Hired! From Army Reservist to Veterans HR
Banker turned Army officer lands job in Department of Veterans Affairs.
Jim Deimer faced a real challenge at the end of his active duty. A former human-resources professional in the financial sector, the Army reservist was coming up on the end of a long activation in support of operations in Iraq and Afghanistan as a personnel officer.
“For my occupational specialty, it meant sitting in a concrete bunker,” he said. “I was an infantry officer, but I was in charge of personnel detachments that processed soldiers in theater. If you went into Afghanistan, you would pass through my unit.”
“I was in banking for the past eight years, and you know, that mobilization and being away from my industry group didn’t cripple me,” Deimer said. “But it put me at a disadvantage, because employers were looking at my active service and saying, ‘Wow, so every five years you’re going to be called up and asked to serve 18 months on active duty?’ ”
So, as he prepared to come off active duty, Deimer turned to Ladders to help him network. “I think I was doing everything I was supposed to be doing,” he said.
”I found The Ladders to be a good resource – not just for the $100K jobs. It gets your name in front of people.”
Deimer also turned to his military network and looked up an old colleague from the reserves. “This individual, the last time I had made contact with him it was well over 10 years ago,” Deimer says. “We served together in a National Guard unit. He was in human resources like myself, and we had shared resumes and just stayed in contact over the years.”
Deimer’s contact worked as the chief of a human-resources section in the Department of Veterans Affairs. “And he said, ‘You know, I’m sure you’ve seen a variety of government opportunities, and I can tell you that if you’re interested in this type of work, your skills would be very applicable.’ ” So Deimer began the process of applying for a position with the VA.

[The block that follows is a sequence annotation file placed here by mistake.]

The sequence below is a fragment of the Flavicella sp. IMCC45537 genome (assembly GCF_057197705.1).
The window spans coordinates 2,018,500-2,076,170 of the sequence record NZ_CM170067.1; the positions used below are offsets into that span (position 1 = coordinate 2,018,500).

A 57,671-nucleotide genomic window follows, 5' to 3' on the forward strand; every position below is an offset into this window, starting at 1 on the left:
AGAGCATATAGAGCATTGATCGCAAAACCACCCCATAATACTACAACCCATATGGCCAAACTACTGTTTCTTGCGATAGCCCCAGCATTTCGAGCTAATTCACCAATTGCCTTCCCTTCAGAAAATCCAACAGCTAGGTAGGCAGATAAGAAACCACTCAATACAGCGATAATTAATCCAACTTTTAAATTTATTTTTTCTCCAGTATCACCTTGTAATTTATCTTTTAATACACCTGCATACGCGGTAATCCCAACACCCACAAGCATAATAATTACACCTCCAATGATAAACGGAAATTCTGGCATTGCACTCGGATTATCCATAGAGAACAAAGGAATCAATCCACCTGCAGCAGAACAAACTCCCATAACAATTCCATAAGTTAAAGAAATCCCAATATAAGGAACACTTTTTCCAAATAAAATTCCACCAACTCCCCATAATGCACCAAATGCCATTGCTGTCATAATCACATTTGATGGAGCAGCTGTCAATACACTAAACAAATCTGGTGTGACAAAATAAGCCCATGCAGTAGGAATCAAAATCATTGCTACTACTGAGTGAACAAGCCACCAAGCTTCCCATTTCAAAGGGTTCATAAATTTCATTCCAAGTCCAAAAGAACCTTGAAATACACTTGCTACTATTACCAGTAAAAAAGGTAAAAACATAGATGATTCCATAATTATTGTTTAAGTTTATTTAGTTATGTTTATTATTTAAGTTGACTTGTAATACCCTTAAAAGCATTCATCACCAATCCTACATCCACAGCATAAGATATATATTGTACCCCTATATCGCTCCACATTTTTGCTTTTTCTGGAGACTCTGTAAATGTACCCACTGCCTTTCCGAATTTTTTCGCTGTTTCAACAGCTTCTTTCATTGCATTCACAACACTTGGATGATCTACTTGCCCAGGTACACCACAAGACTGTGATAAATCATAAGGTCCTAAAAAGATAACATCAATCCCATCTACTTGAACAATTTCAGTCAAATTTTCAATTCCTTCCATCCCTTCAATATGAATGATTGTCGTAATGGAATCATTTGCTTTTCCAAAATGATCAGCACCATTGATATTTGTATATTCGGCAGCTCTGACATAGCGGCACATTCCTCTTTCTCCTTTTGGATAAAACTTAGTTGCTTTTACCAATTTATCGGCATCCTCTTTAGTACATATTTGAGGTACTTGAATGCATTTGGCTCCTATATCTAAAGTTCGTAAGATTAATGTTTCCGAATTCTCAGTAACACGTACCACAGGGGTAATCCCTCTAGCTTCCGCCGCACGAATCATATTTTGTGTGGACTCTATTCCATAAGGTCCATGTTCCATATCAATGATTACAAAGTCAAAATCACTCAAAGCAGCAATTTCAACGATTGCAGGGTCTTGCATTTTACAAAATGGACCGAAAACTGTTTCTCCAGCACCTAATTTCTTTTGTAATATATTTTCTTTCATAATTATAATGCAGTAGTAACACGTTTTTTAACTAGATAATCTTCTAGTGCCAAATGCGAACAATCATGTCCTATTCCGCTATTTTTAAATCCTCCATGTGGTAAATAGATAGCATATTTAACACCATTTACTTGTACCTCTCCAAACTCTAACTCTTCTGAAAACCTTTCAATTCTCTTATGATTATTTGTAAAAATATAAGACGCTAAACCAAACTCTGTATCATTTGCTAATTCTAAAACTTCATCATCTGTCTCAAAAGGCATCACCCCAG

Applying for a federal position, however, wasn’t a shoo-in. Even with a contact in the VA, he still had to go through the same process as anyone else. “The Office of Personnel management mandates that all applicants go through USAJobs.gov, create a user profile and create an online resume.” Almost all federal employment opportunities are posted on the site – over 53,000 jobs, ranging from positions that pay $30,000 a year to senior- level executive service positions that pay in the $150,000-per-year range.
“You have to upload your service record and your discharge documents, and there’s a federal application for employment in which you will fully disclose a variety of personnel related questions, and you’ll have to upload transcripts,” Deimer said. “It’s not hard, you just have to put the time into it.
“I compare it to applying to a law school or applying to college. I remember the same sort of tasks – preparing and requesting transcripts, and personal statements and all that. It was intense but well worth it.”
Once Deimer got past the application process, he went through a performance-based interview “that was scored by three other people I didn’t know,” he said. “It was one of those things where you had to show your worth on paper and through an interview, and it worked out, and I’m fortunate.”
Deimer’s job search lasted only a month after leaving active duty. “Really, it was phenomenal – I tell my wife every day how lucky I am, in the job climate that exists. I know friends in the private sector who are still out of work – it’s been two years and counting.”